As these trades become more prevalent as July nears, getting the specific player being traded, or teams they’re sent to, aren’t especially important in a mind game. Understanding why they make sense is rather important.

Some organizations don’t stress international development. Which seems “wearing cement shoes to a sprint competition,” but teams self-select their situations. And for those that won’t spend their international money anyway, fans seem willing to accept mild paybacks as acceptable returns over the team employing hordes of international scouts.

As usual, Arizona Phil’s section at The Cub Reporter serves as a resource, here. He provides a standing list of players eligible to be post-season free agents and Rule 5 options over the upcoming off-season.

Minor trades of this ilk cure a number of ills. The Cubs don’t really want to release anyone, or have players leave without compensation. The minor-league Rule 5 compensation is slight enough to be nil.

Trading talent to increase international spending strength is perfectly useful. Wherever the talent is signed from, they figure to provide three or four years, at least, of improvement. Some will reach the states. Some will fail to. Others will only reach the states in another organization.

Trading Bass for a large chunk of change would be helpful, in that it would allow “peak levels of cascading.” A reliever from Triple-A replaces Bass. A Double-A arm replaces Bass in Iowa. All the way down to South Bend, Eugene, and Arizona.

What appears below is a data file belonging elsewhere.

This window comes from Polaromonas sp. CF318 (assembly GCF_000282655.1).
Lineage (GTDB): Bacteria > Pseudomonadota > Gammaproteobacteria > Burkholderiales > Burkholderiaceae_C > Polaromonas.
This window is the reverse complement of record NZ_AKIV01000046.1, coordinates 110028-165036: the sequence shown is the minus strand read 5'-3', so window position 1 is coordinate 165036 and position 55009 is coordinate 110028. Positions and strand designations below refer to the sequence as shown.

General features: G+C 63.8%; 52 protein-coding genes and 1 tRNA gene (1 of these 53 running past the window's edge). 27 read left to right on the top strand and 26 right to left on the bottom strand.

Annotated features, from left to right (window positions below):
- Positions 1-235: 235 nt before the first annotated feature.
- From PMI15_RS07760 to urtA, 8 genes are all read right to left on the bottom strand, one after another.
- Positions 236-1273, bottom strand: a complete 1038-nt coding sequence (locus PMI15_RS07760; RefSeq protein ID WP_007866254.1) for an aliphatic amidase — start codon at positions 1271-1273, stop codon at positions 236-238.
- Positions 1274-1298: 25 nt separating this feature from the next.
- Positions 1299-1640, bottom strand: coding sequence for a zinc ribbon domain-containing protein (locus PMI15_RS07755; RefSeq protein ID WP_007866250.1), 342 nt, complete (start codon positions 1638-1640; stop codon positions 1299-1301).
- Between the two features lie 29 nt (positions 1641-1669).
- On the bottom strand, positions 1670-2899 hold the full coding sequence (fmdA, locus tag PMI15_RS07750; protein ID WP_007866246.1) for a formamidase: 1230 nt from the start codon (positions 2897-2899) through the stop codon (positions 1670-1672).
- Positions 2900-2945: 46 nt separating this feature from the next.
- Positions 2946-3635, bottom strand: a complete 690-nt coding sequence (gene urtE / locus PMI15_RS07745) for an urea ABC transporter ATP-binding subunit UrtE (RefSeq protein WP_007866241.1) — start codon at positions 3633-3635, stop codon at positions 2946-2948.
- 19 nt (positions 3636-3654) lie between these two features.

However, regardless from which level a player with “a potential expiration date” is traded for a degree of value beats the option of “release” or “Rule 5 selection.”

Once I follow a player for a few seasons, he usually becomes an “us” and remains there. Gleyber Torres and Eloy Jimenez are among them. I wish players I’ve rooted for success in the future. The Cubs will make a string of trades in July, and may seek to get “international spending” added to most of them.

I won’t be able to predict them all. However, if you’ve followed along this far, you likely grasp the importance of grabbing more available space, and the benefit of trading current for future talent, especially if the current talent is a bit blocked.

When the trades become official, I’ll get around to updating the “Draft Assess” and “J-2 Assess” boards. Regardless the free agency moves or other transactions, titles are won over the long haul through the Draft and International angles. I’ll hold to that. Regardless if I’m over-rating Bass and others on not. Or, possibly, both under-rating and over-rating at the same time.

Some people still hate new ideas. Which is one of the reasons why I write. To give them more reasons for irrational hostility.